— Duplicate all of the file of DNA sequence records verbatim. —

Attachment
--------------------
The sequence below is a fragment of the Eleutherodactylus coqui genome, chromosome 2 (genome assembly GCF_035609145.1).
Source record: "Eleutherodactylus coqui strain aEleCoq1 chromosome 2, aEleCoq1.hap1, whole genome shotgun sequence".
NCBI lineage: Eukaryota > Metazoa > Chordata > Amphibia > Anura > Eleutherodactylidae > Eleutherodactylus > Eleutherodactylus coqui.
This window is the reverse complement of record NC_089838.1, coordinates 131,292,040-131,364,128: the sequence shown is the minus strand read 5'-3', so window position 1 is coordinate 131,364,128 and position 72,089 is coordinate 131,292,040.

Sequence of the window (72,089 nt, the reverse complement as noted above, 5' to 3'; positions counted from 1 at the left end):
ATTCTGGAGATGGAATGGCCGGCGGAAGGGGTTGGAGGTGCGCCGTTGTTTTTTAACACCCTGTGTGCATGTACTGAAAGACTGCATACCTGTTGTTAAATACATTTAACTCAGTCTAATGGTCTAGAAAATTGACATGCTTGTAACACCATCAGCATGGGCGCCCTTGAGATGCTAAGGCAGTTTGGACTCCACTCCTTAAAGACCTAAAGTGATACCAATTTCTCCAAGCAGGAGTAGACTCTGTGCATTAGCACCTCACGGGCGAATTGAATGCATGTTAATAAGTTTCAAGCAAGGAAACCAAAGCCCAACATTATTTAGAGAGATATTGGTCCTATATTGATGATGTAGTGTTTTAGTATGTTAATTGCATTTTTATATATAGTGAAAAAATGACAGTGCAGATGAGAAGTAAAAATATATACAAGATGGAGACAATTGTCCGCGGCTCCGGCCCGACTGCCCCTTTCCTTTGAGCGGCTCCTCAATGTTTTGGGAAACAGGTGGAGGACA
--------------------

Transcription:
The sequence below is a fragment of the Eleutherodactylus coqui genome, chromosome 2 (genome assembly GCF_035609145.1).
Source record: "Eleutherodactylus coqui strain aEleCoq1 chromosome 2, aEleCoq1.hap1, whole genome shotgun sequence".
NCBI lineage: Eukaryota > Metazoa > Chordata > Amphibia > Anura > Eleutherodactylidae > Eleutherodactylus > Eleutherodactylus coqui.
This window is the reverse complement of record NC_089838.1, coordinates 131,292,040-131,364,128: the sequence shown is the minus strand read 5'-3', so window position 1 is coordinate 131,364,128 and position 72,089 is coordinate 131,292,040.

Sequence of the window (72,089 nt, the reverse complement as noted above, 5' to 3'; positions counted from 1 at the left end):
ATTCTGGAGATGGAATGGCCGGCGGAAGGGGTTGGAGGTGCGCCGTTGTTTTTTAACACCCTGTGTGCATGTACTGAAAGACTGCATACCTGTTGTTAAATACATTTAACTCAGTCTAATGGTCTAGAAAATTGACATGCTTGTAACACCATCAGCATGGGCGCCCTTGAGATGCTAAGGCAGTTTGGACTCCACTCCTTAAAGACCTAAAGTGATACCAATTTCTCCAAGCAGGAGTAGACTCTGTGCATTAGCACCTCACGGGCGAATTGAATGCATGTTAATAAGTTTCAAGCAAGGAAACCAAAGCCCAACATTATTTAGAGAGATATTGGTCCTATATTGATGATGTAGTGTTTTAGTATGTTAATTGCATTTTTATATATAGTGAAAAAATGACAGTGCAGATGAGAAGTAAAAATATATACAAGATGGAGACAATTGTCCGCGGCTCCGGCCCGACTGCCCCTTTCCTTTGAGCGGCTCCTCAATGTTTTGGGAAACAGGTGGAGGACA